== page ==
My sons are polar opposites. Monkey starting reading, on his own accord, rather early. If I present a new topic to him once, he masters it. Moose, on the other hand, needs tremendous amount of time, energy, and attention to learn new topics. Repetition, movement, and music seem to be the modalities he responds to best. With a little under three months since Moose joined our homeschool unit, we still have a lot of adjusting to do!
What is happening in my lil’ homeschool happened in my classrooms as well. Students enter your classroom door with an incredible variety of levels across all areas. Differentiation is the buzzword in education these days, and teachers can differentiate until their energy levels tank out, and the simple fact remains: it’s humanly impossible to customize each student’s education.
Sure, in the classroom, there’s guided reading and math groups, and workshops: but consider the 1:1 attention a child receives a day in schools. It’s virtually non-existent unless that child is pulled out with IEP services, OT, ST, PT, etc.
Small groups still don’t have the same customization of 1:1 attention. That’s why homeschool works better, and even then, with two little ones in my care, it’s still damn hard.
I come to the homeschool table with a variety of grade levels and school environments under my belt. After leaving the classroom, I ran a small tutoring business for five years, and worked 1:1 with special needs kids. I also have a PhD in the University of Autism.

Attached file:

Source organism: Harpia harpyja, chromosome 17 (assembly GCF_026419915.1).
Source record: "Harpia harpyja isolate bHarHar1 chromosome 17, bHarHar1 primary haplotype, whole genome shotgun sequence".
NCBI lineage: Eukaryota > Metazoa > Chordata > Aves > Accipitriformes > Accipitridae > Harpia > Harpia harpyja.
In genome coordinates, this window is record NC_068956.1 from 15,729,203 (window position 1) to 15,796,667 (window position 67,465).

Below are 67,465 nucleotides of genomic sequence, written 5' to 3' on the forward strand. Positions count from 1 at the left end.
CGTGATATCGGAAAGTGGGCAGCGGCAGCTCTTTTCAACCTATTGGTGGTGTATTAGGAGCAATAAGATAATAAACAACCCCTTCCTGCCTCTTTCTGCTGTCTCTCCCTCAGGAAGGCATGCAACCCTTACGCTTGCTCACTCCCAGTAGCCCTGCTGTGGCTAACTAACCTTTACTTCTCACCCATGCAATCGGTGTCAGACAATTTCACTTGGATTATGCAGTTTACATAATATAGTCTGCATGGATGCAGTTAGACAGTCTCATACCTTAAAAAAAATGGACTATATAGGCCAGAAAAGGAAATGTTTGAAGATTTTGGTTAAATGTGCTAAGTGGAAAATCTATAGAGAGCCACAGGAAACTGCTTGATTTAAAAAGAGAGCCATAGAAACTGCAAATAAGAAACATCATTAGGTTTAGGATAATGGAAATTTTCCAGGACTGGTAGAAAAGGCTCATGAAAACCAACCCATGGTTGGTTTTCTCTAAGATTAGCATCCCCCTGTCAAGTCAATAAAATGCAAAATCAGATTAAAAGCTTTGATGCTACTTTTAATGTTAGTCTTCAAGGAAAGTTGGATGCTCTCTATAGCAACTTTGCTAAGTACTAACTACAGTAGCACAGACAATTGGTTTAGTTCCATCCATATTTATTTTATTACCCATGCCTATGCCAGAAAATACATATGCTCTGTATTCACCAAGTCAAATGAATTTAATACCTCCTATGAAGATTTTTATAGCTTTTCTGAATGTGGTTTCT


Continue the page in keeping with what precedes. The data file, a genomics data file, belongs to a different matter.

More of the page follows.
I’m still the first to raise my hand and admit, I don’t know it all. Not even close. But I know where to look and what questions to ask. I know when to ask for help and when to fire said help.
So, a few months in, I’m reassembling Team Moose. My mom is helping. My best friend, Zia, is helping. We recently found a new speech and OT that is beyond a dream come true…I can WATCH the sessions. There’s a symbiotic relationship already!
It takes a village, they say. No, it doesn’t. It takes an Olympic team of heavy-weight champions.
What better people to help us, than the ones most invested. Those who really LOVE Moose.
It’s the principle that guides Son-Rise and RDI: it’s love.
Love is what makes a homeschool different than a public school. It’s the missing subject really. Sure, I loved my students when I was in the classroom. I was the teacher who went to birthday parties and did home visits, especially at my first school.
Nothing in this world matters to me more than my children. So, it was high time to take matters into my own hands. Running a homeschool and a small business and a home, for that matter, is exhausting work. I’ve never worked harder in my life, frankly, than I have the past year.
But fueled by love and grace, we will get there.